By Fredrick P. Niemann, Esq. of Hanlon Niemann & Wright, a Freehold, NJ Probate Estate Administration Attorney
So far in this series I have introduced you to the child support judgment lien statute, running a child support judgement search, judgments entered in foreign jurisdictions, and non-probate transfers. In our final piece in this series I will discuss how the statute relates to distributions from a trust.
Distributions from Trust
N.J.S.A. 2A:17-56.23b does not reference distributions in trust, whether testamentary or inter vivos, revocable or irrevocable. The statute makes only specific reference to executors and administrators. The statue does not use the term trustee. This ambiguity raises a question as to whether a trustee, prior to making a distribution from trust, must perform the same child support judgment search required of an executor prior to making a distribution from an estate.
While unclear, the answer may depend on how the trust was established. For example, where a decedent executes a will in which her estate is paid to a revocable living trust (which becomes irrevocable at her death), distributions from that trust can and probably should be viewed as an inheritance by the trust’s beneficiaries from the decedent. The trustee is acting in similar fashion to that of an executor when making these distributions from the trust to effect the decedent’s testamentary intent.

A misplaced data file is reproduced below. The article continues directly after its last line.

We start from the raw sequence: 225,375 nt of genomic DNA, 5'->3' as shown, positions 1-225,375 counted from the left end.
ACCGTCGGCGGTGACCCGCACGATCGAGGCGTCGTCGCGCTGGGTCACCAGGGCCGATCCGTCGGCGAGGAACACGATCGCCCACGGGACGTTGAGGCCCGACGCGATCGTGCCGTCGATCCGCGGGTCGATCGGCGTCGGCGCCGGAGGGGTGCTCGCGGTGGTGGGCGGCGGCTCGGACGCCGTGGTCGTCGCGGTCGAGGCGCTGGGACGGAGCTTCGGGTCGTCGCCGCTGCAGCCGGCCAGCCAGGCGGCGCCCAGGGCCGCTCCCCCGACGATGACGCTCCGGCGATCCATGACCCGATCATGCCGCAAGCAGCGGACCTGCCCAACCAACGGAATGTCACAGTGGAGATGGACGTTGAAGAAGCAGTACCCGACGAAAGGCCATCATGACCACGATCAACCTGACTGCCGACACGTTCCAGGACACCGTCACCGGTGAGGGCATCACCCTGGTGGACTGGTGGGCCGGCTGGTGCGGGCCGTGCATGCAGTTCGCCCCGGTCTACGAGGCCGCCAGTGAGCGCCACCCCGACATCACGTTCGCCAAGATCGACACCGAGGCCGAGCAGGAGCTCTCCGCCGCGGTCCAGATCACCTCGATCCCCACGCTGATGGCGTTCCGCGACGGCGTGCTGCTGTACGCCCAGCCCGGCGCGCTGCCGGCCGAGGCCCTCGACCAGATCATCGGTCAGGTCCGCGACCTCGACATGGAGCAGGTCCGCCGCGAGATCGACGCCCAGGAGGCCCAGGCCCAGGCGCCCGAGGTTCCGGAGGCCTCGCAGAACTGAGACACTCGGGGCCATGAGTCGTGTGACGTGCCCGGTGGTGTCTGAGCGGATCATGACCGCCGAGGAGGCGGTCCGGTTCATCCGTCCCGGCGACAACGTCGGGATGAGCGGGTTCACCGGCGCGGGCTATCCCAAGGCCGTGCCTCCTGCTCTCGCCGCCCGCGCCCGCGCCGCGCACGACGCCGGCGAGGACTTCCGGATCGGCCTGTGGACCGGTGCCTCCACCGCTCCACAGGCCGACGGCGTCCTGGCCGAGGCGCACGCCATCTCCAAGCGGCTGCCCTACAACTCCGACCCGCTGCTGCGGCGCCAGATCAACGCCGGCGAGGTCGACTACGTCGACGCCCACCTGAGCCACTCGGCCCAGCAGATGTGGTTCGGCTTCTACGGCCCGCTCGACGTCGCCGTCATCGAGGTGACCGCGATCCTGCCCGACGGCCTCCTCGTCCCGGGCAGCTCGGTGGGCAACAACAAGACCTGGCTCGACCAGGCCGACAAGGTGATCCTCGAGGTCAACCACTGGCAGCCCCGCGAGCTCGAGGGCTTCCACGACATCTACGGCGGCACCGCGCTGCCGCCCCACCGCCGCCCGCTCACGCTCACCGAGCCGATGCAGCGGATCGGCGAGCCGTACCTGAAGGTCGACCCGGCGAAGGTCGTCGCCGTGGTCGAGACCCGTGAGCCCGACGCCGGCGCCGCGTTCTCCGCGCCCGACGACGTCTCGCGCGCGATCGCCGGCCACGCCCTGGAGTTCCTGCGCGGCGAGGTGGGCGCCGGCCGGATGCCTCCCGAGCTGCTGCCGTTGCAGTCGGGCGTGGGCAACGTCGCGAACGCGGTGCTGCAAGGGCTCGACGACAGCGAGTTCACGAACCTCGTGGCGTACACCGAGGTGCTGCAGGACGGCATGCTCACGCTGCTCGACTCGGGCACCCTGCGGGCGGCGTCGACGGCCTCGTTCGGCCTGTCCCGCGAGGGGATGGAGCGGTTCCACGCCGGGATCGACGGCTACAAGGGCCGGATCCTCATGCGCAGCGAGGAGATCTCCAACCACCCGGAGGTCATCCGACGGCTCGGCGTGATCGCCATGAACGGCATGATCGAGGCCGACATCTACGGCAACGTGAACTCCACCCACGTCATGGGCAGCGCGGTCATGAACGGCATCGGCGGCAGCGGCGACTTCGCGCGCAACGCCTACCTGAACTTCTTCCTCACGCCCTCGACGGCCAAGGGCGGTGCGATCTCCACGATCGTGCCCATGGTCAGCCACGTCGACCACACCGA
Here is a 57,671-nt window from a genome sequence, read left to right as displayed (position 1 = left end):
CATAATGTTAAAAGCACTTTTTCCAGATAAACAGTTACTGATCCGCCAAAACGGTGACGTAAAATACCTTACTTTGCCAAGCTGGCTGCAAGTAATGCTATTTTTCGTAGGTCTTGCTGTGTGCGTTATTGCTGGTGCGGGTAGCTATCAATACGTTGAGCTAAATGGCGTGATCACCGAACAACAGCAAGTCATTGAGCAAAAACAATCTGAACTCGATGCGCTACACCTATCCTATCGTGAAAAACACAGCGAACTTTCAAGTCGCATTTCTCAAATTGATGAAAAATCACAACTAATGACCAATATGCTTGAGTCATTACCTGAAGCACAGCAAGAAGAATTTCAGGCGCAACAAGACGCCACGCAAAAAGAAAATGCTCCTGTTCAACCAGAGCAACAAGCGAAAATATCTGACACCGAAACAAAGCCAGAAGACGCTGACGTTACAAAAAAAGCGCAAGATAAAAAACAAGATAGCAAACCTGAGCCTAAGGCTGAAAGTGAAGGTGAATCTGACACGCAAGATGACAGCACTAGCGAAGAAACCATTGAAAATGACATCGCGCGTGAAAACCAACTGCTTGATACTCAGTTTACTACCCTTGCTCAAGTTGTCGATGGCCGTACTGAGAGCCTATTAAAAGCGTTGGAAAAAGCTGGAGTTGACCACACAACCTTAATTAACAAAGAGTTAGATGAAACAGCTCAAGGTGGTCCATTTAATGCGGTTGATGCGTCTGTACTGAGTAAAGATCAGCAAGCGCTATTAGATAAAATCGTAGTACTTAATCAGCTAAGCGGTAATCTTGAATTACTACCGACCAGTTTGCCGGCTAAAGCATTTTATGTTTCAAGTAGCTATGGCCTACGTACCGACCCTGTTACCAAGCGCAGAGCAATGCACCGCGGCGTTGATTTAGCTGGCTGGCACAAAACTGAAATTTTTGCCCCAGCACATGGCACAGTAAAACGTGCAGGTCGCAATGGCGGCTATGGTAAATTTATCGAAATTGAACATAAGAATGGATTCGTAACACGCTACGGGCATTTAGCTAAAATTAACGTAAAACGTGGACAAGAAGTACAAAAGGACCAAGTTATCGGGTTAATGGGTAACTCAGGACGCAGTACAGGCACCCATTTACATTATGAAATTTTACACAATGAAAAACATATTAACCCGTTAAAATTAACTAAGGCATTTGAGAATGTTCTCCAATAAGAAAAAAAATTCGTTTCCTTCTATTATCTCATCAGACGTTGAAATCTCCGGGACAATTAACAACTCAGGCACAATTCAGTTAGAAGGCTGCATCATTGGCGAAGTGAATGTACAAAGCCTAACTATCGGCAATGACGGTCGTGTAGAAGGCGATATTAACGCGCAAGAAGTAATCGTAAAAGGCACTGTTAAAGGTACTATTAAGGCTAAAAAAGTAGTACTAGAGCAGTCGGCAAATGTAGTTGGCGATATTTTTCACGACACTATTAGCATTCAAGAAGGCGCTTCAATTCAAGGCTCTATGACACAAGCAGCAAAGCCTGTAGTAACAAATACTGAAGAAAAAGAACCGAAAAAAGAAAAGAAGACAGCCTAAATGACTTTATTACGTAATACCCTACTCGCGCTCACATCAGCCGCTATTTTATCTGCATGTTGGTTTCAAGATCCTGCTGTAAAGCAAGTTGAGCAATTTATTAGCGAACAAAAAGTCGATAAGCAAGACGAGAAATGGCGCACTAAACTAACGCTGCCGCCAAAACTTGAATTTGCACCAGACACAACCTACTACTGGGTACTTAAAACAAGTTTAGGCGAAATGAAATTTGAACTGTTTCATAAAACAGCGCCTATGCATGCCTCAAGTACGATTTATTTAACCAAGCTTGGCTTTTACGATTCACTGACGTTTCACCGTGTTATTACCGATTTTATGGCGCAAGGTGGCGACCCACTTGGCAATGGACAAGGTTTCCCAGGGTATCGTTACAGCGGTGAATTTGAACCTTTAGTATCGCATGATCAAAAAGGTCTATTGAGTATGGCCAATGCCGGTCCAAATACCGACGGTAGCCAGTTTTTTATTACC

As additional support, the statute places the burden of performing child support judgment searches on “an executor or administrator of a decedent’s estate, an arbitrator, or any other person or entity if such person or entity is responsible for the distribution of net proceeds to a prevailable party or beneficiary” (emphasis added). The language “or any other person or entity” is important in this context because a trust is another entity that can carry out the testator’s dispositive intentions.
To discuss your NJ Probate Estate Administration, please contact Fredrick P. Niemann, Esq. toll-free at (855) 376-5291 or email him at firstname.lastname@example.org. Please ask us about our video conferencing consultations if you are unable to come to our office.